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Fiprole insecticide resistance of Laodelphax striatellus: electrophysiological and molecular docking characterization of A2′N RDL GABA receptors

Author:
Sheng, Cheng‐Wang, Casida, John E, Durkin, Kathleen A, Chen, Feng, Han, Zhao‐Jun, Zhao, Chun‐Qing
Source:
Pest management science 2018 v.74 no.11 pp. 2645-2651
ISSN:
1526-498X
Subject:
Laodelphax striatellus, Xenopus, computer simulation, cross resistance, crosslinking, electrophysiology, fipronil, gamma-aminobutyric acid, gamma-aminobutyric acid receptors, genes, hydrogen bonding, inhibitory concentration 50, insecticide resistance, insecticides, models, mutation, oocytes, rice, Asia
Abstract:
BACKGROUND: Phenylpyrazole (fiprole) insecticides, including ethiprole, fipronil and flufiprole with excellent activity on rice planthoppers, are very important in Asia but resistance has developed after decades of use. The molecular mechanism of fipronil‐ but not ethiprole‐resistance has been previously studied in rice planthoppers. In our laboratory, a small brown planthopper Laodelphax striatellus strain with ethiprole‐resistance was cultured and the molecular mechanisms of ethiprole resistance and of cross‐resistance among fiprole insecticides were investigated. RESULTS: Ethiprole‐resistant L. striatellus has >5000‐fold resistance compared to the susceptible strain, and exhibits around 200‐fold cross‐resistance with fipronil and flufiprole. RDL genes were isolated from susceptible and ethiprole‐resistant L. striatellus and expressed in Xenopus oocytes. Electrophysiological studies showed fiprole insecticides inhibited γ‐aminobutyric acid (GABA)‐induced current with IC₅₀ = 0.1–1.4 μM to LsRDL‐S homomers. In LsRDL‐R with A2′N mutation, only 1–13% inhibition was observed on treatment with 10 μM ethiprole, fipronil or flufiprole. Homology models indicate A2′N mutation allows crosslinking hydrogen bonding between Asn sidechains at the 2′ position around the channel pore, blocking insecticides from interacting near this position. In contrast, insecticides showed favorable binding near A2′ in wild‐type L. striatellus. CONCLUSION: Cross‐resistance is increasing for fiprole insecticides in L. striatellus and management strategies are necessary to minimize resistance. © 2018 Society of Chemical Industry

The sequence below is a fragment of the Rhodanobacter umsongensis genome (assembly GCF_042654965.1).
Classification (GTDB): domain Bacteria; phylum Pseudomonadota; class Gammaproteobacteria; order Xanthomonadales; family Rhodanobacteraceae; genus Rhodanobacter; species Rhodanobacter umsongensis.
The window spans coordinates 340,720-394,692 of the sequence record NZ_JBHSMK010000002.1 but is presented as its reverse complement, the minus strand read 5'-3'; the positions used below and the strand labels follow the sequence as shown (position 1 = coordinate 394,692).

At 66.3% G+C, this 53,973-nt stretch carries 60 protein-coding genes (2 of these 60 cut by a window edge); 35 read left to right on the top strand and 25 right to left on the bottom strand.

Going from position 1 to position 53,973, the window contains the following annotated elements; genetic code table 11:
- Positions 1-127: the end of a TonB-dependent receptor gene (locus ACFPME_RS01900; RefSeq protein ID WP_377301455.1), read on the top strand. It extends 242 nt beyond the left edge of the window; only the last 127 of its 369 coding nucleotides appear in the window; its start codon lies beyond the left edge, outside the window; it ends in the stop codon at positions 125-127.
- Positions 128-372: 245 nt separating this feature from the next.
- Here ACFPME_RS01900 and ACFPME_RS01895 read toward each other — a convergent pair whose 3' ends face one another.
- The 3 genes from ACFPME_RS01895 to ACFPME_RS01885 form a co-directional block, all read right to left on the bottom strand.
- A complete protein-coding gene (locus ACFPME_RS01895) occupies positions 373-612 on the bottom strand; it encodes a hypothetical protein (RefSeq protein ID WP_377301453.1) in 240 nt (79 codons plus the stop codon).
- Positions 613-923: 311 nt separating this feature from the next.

Agid:
6162408